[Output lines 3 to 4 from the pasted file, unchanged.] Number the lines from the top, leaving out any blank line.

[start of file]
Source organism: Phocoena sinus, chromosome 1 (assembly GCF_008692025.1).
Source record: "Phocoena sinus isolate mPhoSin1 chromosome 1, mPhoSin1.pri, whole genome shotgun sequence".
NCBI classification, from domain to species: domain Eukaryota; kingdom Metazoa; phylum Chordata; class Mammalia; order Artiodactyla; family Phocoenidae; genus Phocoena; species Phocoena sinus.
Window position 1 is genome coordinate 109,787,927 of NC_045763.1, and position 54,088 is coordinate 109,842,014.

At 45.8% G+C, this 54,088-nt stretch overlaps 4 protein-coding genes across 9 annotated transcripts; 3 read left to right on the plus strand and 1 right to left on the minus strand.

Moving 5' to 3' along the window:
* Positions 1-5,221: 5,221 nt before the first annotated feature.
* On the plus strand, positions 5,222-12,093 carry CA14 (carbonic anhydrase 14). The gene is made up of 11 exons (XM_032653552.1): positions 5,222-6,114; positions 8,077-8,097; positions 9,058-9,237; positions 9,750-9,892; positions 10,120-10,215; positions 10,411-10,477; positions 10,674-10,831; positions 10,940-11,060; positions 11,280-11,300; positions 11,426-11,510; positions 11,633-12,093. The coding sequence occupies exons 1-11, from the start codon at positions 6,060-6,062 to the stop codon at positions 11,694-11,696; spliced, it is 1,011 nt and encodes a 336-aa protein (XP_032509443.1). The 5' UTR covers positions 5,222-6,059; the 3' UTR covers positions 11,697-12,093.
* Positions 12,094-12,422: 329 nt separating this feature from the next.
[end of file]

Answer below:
NCBI classification, from domain to species: domain Eukaryota; kingdom Metazoa; phylum Chordata; class Mammalia; order Artiodactyla; family Phocoenidae; genus Phocoena; species Phocoena sinus.
Window position 1 is genome coordinate 109,787,927 of NC_045763.1, and position 54,088 is coordinate 109,842,014.